‘  crowned. But the situation discovered the enemy in possession of a second line with artillery upon both our front and flanks. From this position he poured a destructive fire of grape upon our troops. Strong reinforcements pressed upon our right flank, which had become disconnected from McLaws' left, and the ridge being untenable, the brigades were compelled to retire.’ General A. R. Wright, who commanded the leading brigade, has given a most graphic and spirited account of the charge of his brigade over nearly the same ground upon which Pickett charged the following day. This charge was witnessed by the portion of Hill's corps not actively engaged, and filled them with admiration and delight at the splendid behavior of their comrades. Wright say that his men leaping over the stone fence from which the enemy was driven, charged up to the top of the crest and drove the infantry in rear of their batteries: That he gained the key of the position, but with his narrow front, was unable to hold it for the want of support upon his flanks, and was forced to beat a retreat. This failure of Wright to hold the position he had won on the 2d, filled the minds of many with mistrust, when it was learned on the next day that Pickett would attempt the same thing. General Ewell on the left was directed to delay his attack until he heard Longstreet's guns upon the right. About 5 P. M., a cannonade was directed from Johnson's front against Cemetery Hill, followed by an attack just before sundown by Johnson on the hill in his front. Johnson described the position as a rugged, rocky mountain, heavily timbered and difficult of ascent, a natural fortification, rendered more formidable by intrenchments and abbattis; nevertheless, George H. Stewart's brigade on the left seized a portion of the breast-works and held them until the following day. Two of Early's brigades, taking up the movement begun by Johnson, also penetrated the enemy's lines, bringing off several pieces of artillery and a number of prisoners. Before Rodes had completed his arrangements, Early had withdrawn and dusk set in, so that he did not, nor did Pender's division on the right participate in the attack. It is apparent there was want of concert throughout. The attack which was to be made at sunrise, or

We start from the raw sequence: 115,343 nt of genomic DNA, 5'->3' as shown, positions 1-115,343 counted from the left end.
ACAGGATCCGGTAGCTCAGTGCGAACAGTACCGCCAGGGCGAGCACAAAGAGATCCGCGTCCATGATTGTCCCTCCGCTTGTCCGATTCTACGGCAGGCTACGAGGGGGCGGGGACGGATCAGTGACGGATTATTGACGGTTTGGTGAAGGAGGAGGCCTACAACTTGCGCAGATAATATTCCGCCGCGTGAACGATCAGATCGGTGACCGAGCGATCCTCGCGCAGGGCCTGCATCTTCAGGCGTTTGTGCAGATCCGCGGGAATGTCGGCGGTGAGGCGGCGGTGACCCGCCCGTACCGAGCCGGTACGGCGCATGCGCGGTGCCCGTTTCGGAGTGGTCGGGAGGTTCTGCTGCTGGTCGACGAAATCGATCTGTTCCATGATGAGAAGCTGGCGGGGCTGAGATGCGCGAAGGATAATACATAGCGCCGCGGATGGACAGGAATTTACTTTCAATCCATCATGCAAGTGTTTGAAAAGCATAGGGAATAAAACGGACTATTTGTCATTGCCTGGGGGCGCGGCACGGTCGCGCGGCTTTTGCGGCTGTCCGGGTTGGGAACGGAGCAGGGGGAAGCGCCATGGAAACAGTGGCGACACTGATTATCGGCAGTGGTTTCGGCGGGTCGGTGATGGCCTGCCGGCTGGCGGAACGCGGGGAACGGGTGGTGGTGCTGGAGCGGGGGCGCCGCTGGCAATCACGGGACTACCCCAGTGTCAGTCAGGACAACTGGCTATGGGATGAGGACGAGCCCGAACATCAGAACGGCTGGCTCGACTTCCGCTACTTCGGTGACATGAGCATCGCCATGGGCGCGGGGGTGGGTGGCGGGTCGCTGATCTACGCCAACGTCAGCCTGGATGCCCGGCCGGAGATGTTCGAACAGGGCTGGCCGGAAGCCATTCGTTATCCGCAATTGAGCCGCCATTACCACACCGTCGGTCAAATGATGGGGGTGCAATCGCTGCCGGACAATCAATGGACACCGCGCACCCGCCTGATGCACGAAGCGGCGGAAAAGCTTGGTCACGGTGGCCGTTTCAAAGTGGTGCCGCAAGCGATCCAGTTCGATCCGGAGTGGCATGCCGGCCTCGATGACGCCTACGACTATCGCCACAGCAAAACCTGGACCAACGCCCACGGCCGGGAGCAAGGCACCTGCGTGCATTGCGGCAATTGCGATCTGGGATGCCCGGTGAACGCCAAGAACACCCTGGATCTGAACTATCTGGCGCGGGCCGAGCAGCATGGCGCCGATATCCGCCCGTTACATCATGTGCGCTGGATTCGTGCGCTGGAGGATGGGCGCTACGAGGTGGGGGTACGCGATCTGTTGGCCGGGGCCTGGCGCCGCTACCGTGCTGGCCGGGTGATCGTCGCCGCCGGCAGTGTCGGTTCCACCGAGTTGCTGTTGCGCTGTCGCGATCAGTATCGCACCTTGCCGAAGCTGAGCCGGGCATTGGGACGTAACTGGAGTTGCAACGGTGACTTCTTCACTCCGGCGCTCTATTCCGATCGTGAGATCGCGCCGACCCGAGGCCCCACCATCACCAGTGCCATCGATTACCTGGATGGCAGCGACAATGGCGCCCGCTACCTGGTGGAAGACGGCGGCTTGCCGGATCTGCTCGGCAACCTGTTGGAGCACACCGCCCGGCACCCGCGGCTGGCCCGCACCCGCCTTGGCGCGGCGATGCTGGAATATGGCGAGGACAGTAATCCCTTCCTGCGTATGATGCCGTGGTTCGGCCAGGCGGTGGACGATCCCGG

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Table of Contents:
Stuart 's cavalry in the Gettysburg campaign .
Black Eagle Company .
Mr. Slingluffs letter.
Story of battle of five Forks.
War time story of Dahlgren 's raid.
An incident of the battle of Winchester , or Opequon .
Marylanders in the Confederate army .
Jefferson Davis .
The Color Episode of the one hundred and Forty-Ninth regiment , Pennsylvania Volunteers .
Affidavit of Supervisors of Co. C , 149th regiment . Pa. Vols.
Munford 's Marylanders never surrendered to foe. From Richmond, Va. , Times-dispatch, February 6 , 1910 .
Further Recollections of second Cold Harbor .
Suffering in Fredericksburg .
Treachery of W. H. Seward brought fire on Sumter .
Forrest 's men rank with Bravest of brave.
Heth intended to cover his error.
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